They are not just cute and stripy, but devastatingly efficient when it comes to locating the best pollen-rich flowers.
As a result, the humble bee is at the centre of a £4.8 million project to create drones and driverless cars.
In a unusual experiment, scientists painstakingly stuck tiny radar transponders to hundreds of bumblebees and honey bees, to track them as they flew.
Bees are famous in the animal world for their intelligence, even directing each other to delicious flowers using a 'waggle dance'. To harness their navigational skills, researchers used radar to track bees' precise flight path as they buzzed over farmland in Hertfordshire
Carefully avoiding painful stings, the researchers have also put bees in Virtual reality chambers, then watched how their brains works as they navigate.
The project, led by the University of Sheffield, means a bee brain is now available on a computer chip.
That chip has already been put into drones, which could be used to drop off packages in busy cities, avoiding obstacles as bees do when out foraging.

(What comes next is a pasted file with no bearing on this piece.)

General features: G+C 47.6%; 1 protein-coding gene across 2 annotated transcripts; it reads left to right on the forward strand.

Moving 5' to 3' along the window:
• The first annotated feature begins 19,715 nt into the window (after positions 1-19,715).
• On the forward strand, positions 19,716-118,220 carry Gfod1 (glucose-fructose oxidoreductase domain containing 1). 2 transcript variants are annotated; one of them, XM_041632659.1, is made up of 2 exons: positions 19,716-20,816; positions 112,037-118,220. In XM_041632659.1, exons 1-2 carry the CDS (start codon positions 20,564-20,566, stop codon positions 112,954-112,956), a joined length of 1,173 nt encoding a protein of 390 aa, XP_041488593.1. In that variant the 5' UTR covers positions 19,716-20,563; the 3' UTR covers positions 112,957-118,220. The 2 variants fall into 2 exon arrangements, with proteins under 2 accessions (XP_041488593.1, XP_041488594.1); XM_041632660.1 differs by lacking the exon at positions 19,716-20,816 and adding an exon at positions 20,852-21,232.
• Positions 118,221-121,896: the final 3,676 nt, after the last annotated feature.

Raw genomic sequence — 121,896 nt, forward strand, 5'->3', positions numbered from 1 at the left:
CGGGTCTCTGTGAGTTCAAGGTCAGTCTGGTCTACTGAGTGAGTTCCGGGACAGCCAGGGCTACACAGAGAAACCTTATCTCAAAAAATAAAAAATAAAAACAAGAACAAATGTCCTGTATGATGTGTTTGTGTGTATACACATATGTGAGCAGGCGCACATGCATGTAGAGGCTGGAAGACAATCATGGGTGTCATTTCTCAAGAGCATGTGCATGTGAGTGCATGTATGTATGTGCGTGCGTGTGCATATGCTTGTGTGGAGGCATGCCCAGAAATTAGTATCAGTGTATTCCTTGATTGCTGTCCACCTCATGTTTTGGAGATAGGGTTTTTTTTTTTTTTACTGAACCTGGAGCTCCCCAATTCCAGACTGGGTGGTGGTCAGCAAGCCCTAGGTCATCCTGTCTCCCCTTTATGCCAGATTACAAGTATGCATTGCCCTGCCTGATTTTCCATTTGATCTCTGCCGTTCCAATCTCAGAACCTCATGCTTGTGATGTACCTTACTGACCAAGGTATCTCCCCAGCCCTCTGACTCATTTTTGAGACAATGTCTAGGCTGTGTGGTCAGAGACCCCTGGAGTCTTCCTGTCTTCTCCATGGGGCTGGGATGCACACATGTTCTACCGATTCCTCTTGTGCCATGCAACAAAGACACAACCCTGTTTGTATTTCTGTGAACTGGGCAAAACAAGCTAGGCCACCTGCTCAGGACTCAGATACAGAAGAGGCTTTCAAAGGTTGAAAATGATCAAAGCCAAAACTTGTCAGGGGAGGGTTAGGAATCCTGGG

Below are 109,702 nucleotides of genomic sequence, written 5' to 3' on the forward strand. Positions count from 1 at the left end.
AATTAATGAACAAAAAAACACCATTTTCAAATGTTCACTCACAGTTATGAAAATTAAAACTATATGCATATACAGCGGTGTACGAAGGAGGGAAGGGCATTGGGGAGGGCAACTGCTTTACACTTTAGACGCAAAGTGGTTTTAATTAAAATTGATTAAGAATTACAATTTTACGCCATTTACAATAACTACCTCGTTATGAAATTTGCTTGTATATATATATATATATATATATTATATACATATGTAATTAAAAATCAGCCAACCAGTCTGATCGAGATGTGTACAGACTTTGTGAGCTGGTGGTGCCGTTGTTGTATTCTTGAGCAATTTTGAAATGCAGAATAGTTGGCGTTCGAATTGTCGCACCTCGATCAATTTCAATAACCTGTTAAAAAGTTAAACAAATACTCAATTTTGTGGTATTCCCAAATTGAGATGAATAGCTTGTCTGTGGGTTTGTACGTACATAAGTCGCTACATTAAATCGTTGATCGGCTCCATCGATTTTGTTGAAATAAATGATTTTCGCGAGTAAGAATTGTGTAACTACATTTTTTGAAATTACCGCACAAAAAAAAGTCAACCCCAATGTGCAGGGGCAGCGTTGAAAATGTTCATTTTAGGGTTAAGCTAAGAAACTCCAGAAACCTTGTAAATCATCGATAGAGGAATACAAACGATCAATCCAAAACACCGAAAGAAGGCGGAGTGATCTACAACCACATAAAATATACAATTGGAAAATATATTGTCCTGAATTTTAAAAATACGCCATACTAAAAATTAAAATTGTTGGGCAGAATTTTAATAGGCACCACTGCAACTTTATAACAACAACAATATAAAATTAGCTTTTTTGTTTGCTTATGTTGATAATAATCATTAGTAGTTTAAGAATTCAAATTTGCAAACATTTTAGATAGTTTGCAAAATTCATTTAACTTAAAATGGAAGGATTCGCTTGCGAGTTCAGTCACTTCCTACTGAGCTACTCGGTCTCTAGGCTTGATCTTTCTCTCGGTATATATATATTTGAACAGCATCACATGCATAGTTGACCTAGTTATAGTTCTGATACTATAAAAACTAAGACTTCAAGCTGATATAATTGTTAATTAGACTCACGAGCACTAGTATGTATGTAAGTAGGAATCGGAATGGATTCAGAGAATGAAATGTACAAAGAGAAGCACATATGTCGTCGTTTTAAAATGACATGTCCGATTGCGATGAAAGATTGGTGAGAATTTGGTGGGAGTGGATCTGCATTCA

It is hoped the drones could be used routinely by companies within five years.
They are not just cute and stripy, but devastatingly efficient when it comes to locating the best pollen-rich flowers. As a result, the humble bee is at the centre of a £4.8 million project to create drones and driverless cars [File photo]
Professor James Marshall, who led the project from the University of Sheffield, and had created a spin-out bee tech firm called Opteran Technologies, said: 'It is pretty impressive that a bee can fly over five miles, then remember its way home, with a brain the size of a pinhead.
They do this with only a million brain cells, when humans have around 100 billion brain cells.
'So it makes sense to me that we should try and mimic a bee brain in drones and driverless cars.
'It is just more practical than trying to make these machines work like human brains.'
An important skill bees have is in